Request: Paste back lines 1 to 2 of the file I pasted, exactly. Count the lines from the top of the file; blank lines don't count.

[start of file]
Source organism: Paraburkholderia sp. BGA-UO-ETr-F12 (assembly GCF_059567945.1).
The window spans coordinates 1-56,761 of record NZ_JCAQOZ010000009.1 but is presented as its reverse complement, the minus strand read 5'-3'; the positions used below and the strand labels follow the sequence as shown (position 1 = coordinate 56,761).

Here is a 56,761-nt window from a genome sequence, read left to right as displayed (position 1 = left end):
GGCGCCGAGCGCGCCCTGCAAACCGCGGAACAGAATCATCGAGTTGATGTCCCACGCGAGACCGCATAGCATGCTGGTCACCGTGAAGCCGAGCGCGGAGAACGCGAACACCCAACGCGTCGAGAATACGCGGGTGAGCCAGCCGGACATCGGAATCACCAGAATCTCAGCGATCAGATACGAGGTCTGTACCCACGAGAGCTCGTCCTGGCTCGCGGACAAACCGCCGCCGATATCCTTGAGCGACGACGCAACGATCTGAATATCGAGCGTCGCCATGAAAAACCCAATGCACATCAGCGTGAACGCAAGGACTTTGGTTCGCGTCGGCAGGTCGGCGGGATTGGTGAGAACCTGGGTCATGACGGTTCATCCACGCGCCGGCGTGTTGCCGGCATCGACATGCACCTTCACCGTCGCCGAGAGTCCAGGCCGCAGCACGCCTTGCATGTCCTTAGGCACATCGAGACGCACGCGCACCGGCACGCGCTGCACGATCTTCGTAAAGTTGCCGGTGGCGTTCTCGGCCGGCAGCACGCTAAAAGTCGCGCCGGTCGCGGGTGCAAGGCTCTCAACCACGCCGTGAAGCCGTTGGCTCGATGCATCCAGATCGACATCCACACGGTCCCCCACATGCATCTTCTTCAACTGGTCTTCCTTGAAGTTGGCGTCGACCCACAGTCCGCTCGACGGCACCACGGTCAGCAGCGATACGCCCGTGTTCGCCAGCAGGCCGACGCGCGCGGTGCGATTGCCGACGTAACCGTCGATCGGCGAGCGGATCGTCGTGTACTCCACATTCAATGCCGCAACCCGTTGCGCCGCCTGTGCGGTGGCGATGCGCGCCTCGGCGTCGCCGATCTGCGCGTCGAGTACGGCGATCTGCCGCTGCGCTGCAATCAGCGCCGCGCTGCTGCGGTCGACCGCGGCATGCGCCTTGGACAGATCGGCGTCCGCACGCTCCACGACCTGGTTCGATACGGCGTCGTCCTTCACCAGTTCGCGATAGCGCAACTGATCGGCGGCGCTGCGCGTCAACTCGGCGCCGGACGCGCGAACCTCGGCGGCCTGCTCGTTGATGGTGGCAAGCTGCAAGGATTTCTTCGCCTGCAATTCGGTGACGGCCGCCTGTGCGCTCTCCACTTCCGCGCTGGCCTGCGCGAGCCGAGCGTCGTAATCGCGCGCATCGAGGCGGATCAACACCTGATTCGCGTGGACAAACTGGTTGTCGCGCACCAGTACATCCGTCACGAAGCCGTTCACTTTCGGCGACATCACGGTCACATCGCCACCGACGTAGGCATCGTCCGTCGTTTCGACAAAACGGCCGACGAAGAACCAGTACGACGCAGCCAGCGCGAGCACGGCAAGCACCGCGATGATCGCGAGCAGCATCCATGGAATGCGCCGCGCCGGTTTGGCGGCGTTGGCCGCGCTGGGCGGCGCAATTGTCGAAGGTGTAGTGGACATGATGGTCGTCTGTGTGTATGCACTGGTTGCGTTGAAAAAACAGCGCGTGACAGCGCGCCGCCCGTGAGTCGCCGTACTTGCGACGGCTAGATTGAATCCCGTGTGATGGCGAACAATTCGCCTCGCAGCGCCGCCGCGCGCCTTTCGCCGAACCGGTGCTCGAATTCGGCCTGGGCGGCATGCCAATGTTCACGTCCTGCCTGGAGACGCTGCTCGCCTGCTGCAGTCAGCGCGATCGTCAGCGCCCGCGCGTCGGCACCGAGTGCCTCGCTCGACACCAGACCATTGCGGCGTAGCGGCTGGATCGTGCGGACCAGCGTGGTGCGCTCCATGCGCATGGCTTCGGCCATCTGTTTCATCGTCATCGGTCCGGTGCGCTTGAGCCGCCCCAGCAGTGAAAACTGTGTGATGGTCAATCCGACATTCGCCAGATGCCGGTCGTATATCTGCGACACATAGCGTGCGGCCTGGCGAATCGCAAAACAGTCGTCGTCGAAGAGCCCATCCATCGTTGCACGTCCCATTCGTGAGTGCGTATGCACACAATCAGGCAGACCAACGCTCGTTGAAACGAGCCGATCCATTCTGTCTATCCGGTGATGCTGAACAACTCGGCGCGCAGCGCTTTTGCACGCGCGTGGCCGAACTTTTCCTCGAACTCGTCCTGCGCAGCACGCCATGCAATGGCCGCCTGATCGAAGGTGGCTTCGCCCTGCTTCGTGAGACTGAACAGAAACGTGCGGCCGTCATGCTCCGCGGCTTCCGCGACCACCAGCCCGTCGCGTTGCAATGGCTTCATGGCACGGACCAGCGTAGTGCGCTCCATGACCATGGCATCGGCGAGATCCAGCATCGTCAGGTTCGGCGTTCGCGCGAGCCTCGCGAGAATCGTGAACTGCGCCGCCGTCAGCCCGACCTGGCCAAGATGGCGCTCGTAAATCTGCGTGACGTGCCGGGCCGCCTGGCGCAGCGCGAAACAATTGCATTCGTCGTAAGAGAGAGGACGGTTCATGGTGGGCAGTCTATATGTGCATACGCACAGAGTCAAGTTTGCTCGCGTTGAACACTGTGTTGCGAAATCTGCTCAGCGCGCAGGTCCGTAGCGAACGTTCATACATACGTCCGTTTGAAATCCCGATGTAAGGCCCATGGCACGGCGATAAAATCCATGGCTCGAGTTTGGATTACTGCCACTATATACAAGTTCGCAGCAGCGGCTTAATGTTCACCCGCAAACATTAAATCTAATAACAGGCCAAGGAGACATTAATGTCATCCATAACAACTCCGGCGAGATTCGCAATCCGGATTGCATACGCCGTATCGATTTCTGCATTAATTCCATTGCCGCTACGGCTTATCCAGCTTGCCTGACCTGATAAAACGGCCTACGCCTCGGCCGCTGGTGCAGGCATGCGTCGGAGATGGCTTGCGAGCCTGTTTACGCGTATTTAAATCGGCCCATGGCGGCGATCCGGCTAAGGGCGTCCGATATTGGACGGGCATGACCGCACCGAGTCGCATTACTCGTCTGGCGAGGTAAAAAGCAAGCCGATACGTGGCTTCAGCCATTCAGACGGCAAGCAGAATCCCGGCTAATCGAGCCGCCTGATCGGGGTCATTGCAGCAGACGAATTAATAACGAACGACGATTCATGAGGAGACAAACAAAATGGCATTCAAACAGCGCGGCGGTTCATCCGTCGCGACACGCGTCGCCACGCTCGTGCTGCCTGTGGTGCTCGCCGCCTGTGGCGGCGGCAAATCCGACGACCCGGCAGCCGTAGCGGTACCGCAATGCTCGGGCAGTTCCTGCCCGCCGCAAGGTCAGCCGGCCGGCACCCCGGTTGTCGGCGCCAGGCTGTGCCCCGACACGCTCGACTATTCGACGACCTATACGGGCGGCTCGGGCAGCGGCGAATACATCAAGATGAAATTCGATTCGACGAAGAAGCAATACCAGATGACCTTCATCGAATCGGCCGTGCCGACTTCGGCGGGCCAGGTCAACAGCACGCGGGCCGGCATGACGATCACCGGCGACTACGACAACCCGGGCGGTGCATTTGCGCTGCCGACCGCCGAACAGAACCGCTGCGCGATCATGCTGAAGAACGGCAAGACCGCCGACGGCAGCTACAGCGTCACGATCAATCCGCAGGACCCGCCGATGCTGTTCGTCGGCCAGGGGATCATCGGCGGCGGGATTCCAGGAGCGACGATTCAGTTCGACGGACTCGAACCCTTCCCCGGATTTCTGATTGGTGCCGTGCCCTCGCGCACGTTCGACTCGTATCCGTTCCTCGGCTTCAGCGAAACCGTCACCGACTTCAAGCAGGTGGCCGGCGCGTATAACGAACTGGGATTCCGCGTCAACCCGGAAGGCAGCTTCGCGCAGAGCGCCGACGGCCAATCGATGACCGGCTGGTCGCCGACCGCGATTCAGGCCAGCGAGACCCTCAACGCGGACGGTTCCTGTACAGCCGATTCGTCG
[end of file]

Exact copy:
Source organism: Paraburkholderia sp. BGA-UO-ETr-F12 (assembly GCF_059567945.1).
The window spans coordinates 1-56,761 of record NZ_JCAQOZ010000009.1 but is presented as its reverse complement, the minus strand read 5'-3'; the positions used below and the strand labels follow the sequence as shown (position 1 = coordinate 56,761).